Ethics
Oral Questions

2:35 p.m.

Conservative

The Speaker Andrew Scheer

The hon. government House leader.

Ethics
Oral Questions

2:35 p.m.

York—Simcoe
Ontario

Conservative

Peter Van Loan Leader of the Government in the House of Commons

Mr. Speaker, the question from the hon. member is indeed surprising. That is an hon. member who made considerable violations of the rules of ethics in terms of her own expenses that she filed personally through the House of Commons, and that is a matter of public record, and she had her own problems when she was a minister.

The fact is we see a difference on this side in that we have attempted to have respect for taxpayer dollars throughout. That is why our travel expenses are lower. When it comes to hospitality, something she knows about, under our government the hospitality costs for ministers are one-third less than they were under the Liberal government.

The Environment
Oral Questions

April 25th, 2012 / 2:40 p.m.

Liberal

Kirsty Duncan Etobicoke North, ON

Mr. Speaker, budget 2012 is Canada's environmental inaction plan. The government has gutted environmental regulations, put our waters and fisheries at risk and muzzled non-partisan scientists whose work contradicts the flawed ideology of the government. Instead of evidence-based decision making, cabinet will use ideology to overrule the National Energy Board.

Could the minister stand and explain why he is willing to risk the health, safety and in many cases the livelihood of Canadians?

The Environment
Oral Questions

2:40 p.m.

Eglinton—Lawrence
Ontario

Conservative

Joe Oliver Minister of Natural Resources

Mr. Speaker, I am proud that the resource development legislation will enhance environmental protection in a very significant way. We will invest an additional $165 million to improve maritime safety and pipeline safety. We will make sure that all tankers are double hulled, that there will be mandatory pilotage, that there will be aerial surveillance, and that there will be a 50% increase in the safety inspection of pipelines.

This government is committed to environmental protection.

National Defence
Oral Questions

2:40 p.m.

Liberal

Marc Garneau Westmount—Ville-Marie, QC

Mr. Speaker, at the request of my colleague from Scarborough—Guildwood, the Parliamentary Budget Officer has just written to the Department of National Defence asking for the documents required to establish the real cost of the F-35, this time based on a 36-year life cycle.

The Parliamentary Budget Officer is also recommending use of the $137 million per jet cost, as recommended and calculated by the Auditor General and the U.S. Congress.

Will the government comply with the request?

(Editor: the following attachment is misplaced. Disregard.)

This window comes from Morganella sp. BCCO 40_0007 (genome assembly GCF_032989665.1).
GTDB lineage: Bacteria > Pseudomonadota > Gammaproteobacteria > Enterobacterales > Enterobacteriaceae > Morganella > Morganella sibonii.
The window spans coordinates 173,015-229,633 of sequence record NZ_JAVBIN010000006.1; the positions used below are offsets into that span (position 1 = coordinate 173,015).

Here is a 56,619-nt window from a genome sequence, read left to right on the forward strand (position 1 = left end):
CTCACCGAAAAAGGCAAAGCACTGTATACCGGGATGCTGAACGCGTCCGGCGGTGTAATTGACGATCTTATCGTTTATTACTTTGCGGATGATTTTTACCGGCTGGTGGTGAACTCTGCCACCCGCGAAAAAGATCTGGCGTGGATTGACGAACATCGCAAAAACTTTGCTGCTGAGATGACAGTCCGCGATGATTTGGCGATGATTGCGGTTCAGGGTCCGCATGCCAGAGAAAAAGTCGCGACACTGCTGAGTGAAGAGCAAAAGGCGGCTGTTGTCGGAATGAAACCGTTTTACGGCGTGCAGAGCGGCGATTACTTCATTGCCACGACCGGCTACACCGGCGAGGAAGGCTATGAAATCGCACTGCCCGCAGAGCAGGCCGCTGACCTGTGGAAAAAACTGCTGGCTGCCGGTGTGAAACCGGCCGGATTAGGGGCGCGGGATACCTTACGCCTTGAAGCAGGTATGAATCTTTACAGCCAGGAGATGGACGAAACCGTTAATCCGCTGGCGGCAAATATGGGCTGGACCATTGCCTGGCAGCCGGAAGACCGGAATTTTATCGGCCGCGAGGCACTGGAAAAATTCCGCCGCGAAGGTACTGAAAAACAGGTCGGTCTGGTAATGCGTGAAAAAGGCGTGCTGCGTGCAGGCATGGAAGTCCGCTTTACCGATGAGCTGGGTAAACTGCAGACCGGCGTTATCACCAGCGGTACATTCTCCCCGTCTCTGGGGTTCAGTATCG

National Defence
Oral Questions

2:40 p.m.

Edmonton—Spruce Grove
Alberta

Conservative

Rona Ambrose Minister of Public Works and Government Services and Minister for Status of Women

Mr. Speaker, I am familiar with the costing assumptions that the Parliamentary Budget Officer makes. My office has already met with him to ask his advice.

As I said, we accept the recommendation and the conclusions of the Auditor General. We fully expect the Department of National Defence to table its updated cost estimates for the F-35. When that is done, we would welcome the Parliamentary Budget Officer to review them.

Canadian Broadcasting Corporation
Oral Questions

2:40 p.m.

NDP

Pierre Nantel Longueuil—Pierre-Boucher, QC

Mr. Speaker, the Minister of Canadian Heritage and Official Languages can launch all the PR campaigns he wants to try to look like the champion of culture, but the facts speak for themselves.

In Montreal today, CBC/Radio-Canada employees are demonstrating to condemn the dirty deeds the Conservative government is perpetrating against our public broadcaster. The CBC has had to pinch pennies for years, and now the government is imposing another 10% cut.

Is that what this government means by investing in culture, yes or no?

Canadian Broadcasting Corporation
Oral Questions

2:40 p.m.

Port Moody—Westwood—Port Coquitlam
B.C.

Conservative

James Moore Minister of Canadian Heritage and Official Languages

Mr. Speaker, first of all, the CBC has the necessary funding to fulfill its mandate under the Broadcasting Act. Second, and what is more, it has the necessary funding to pursue its 2015 plan.

As for artists, it was our government that increased funding to the Canada Council for the Arts by 20%, and our government that is protecting these investments more than any other government with budget 2012, which the hon. member voted against.